Kristen Kruger ’14Calabasas, California
Kristen Kruger, who came from a suburban community in California where she sometimes tutored students, says she often had the feeling that helping the students complete their homework assignments was just a quick fix.
Her epiphany on truly effective tutoring came when she decided to volunteer for a Princeton-supported program in Trenton, New Jersey, a city very different from her own.
"I walked into a classroom in inner-city Trenton on my very first day with a tutoring program in January of my freshman year,” she recalls."That experience, and many others like it afterwards, opened my eyes to just how little I knew and understood about the education opportunity gap — and it also began to show me how much those who want to make a difference, especially myself, need to learn from the communities they want to serve. From that day forward, I was driven by the urgency — but also excited by the potential — of education reform."
Since then, Kruger has learned how intractable the problems can be, but remains unbowed. She has spent much of her undergraduate years shepherding a program called imPACT, which stands for Princeton Academic Curriculum Tutoring. It is unique among Princeton’s community service programs in its deep commitment to curriculum-based tutoring that is research focused. That means the tutoring follows a research-proven curriculum, and that learning outcomes are tracked. The University-sponsored program runs three days a week as a free after-school option for about 15 to 20 students in fifth and sixth grade. imPACT is one of the few volunteer programs at Princeton that is selective; only about 50 percent of tutor applicants are selected. About 90 undergraduates work in the project, including classroom tutors, curriculum developers and pen pals.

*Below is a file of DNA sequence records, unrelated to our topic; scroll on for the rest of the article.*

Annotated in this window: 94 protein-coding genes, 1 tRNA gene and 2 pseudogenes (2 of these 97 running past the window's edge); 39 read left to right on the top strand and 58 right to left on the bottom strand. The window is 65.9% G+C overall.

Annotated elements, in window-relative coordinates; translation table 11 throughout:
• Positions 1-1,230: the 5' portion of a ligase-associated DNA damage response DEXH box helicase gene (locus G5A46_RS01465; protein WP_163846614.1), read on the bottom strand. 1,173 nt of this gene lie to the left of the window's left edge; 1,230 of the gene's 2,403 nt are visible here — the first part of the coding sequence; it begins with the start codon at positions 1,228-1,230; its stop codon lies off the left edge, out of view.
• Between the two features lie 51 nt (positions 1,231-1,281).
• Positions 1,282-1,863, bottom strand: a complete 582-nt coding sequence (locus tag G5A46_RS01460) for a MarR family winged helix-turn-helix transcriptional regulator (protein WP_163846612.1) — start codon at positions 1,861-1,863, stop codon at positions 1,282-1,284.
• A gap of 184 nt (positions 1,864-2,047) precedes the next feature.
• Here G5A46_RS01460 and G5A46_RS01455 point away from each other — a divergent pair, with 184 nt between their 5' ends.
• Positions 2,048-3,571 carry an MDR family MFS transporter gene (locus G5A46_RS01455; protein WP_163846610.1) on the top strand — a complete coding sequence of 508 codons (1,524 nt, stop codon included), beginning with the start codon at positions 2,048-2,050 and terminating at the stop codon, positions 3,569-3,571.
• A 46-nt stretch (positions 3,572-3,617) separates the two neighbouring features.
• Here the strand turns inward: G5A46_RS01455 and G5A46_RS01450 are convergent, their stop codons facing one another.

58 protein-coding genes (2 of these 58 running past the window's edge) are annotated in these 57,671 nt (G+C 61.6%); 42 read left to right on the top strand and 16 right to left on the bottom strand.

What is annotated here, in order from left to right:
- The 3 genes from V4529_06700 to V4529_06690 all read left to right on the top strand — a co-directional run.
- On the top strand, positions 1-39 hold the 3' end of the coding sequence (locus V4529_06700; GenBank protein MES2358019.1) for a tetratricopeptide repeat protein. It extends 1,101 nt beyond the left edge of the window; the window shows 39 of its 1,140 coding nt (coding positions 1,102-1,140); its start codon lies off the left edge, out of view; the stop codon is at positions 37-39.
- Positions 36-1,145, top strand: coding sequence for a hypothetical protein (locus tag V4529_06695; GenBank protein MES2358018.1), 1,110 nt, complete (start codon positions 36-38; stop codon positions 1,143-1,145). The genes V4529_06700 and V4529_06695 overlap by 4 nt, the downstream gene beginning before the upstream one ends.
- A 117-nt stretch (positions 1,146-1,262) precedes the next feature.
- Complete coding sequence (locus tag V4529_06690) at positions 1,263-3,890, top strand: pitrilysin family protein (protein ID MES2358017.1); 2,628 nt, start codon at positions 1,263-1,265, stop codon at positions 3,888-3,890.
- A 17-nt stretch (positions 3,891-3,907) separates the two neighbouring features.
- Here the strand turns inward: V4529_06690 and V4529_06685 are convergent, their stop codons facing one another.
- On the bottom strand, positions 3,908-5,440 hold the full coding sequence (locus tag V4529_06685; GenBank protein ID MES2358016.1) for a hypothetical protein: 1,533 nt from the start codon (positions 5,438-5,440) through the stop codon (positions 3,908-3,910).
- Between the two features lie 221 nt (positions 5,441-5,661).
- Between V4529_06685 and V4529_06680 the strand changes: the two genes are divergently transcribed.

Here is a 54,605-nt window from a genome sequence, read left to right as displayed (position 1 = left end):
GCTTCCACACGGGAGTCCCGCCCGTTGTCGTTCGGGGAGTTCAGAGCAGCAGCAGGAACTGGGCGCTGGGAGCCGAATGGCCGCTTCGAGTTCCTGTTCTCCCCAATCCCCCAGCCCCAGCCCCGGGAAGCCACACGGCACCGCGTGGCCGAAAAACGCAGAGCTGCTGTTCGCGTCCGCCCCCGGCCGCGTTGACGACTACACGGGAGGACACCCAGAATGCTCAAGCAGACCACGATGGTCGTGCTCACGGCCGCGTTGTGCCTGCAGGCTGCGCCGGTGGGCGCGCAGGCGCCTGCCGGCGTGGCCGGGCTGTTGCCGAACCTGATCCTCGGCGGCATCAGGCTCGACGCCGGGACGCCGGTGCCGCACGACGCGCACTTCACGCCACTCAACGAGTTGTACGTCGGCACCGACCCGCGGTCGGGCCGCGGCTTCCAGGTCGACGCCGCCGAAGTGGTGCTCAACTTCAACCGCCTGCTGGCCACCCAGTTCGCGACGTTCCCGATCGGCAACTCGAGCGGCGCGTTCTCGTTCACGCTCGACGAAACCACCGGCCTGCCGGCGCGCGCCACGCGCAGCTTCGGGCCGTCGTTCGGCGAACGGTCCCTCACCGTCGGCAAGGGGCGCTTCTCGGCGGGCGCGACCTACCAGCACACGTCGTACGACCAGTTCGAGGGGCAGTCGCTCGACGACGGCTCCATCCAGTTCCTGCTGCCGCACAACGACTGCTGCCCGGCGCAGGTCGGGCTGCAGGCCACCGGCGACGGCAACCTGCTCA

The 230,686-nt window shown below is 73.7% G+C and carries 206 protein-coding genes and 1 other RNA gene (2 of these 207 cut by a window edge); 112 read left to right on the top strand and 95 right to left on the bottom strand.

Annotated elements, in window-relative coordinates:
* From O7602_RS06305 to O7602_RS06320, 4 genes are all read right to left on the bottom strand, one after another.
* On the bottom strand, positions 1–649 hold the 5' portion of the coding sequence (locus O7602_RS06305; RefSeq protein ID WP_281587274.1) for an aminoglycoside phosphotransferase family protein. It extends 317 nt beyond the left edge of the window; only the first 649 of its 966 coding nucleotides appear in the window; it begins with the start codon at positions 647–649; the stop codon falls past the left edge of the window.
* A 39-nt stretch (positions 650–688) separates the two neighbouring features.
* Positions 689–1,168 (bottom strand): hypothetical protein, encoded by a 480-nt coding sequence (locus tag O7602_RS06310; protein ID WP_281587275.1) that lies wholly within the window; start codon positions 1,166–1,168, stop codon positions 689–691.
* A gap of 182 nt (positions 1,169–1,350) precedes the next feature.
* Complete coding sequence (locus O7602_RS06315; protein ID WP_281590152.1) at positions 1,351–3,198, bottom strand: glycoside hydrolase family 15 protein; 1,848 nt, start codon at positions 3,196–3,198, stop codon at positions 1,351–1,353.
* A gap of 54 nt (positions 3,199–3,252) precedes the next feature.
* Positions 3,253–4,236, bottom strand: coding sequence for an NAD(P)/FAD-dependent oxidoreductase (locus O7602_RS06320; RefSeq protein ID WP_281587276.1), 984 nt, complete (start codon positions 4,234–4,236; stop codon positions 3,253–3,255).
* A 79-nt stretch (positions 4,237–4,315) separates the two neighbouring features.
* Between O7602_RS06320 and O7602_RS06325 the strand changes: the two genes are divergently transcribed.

Kruger’s work has not gone unnoticed. At the end of her junior year, she was selected from a very competitive field to become a SINSI scholar (Scholars in the Nation’s Service Initiative). The program, supported by the Princeton School of Public and International Affairs, is designed to encourage, support and prepare top students to pursue careers in public service.
As a SINSI scholar, Kruger will earn a master’s degree in public affairs (MPA) at the Wilson School. In addition to the two-year degree program, she will participate in a two-year fellowship with the federal government between the first and second year of the MPA program, engage in a summer internship at the end of her junior year and enroll later in a summer of intensive language training. So far, she has completed three six-month rotations with the federal goverment: the first working on education reform for Indian reservation schools at the Bureau of Indian Education, the second working at the White House Office of Management and Budget's Education Branch, and her third working on the First Lady's Reach Higher Initiative, which promotes college access for low-income and first-generation youth. She is in the midst of her fourth and final rotation back at the Education Branch at OMB.
Kruger’s internship as a rising senior was at the Office of Civil Rights in the U.S. Department of Education, where she studied the relationship between magnet schools and desegregation. She anticipates that her language immersion will be in Spanish.
“There is no other program like this,” she says. “There are a lot of directions I can see myself going afterward. I could go into the nonprofit world in education advocacy. I could see myself working in the administration of a public charter school. Or I could work in the federal government.”
Kruger says she was drawn to Princeton because of the leadership opportunities it afforded, and she has not been disappointed. “Where else does an 18 year old get the chance to learn so much on the ground in person?” she asks.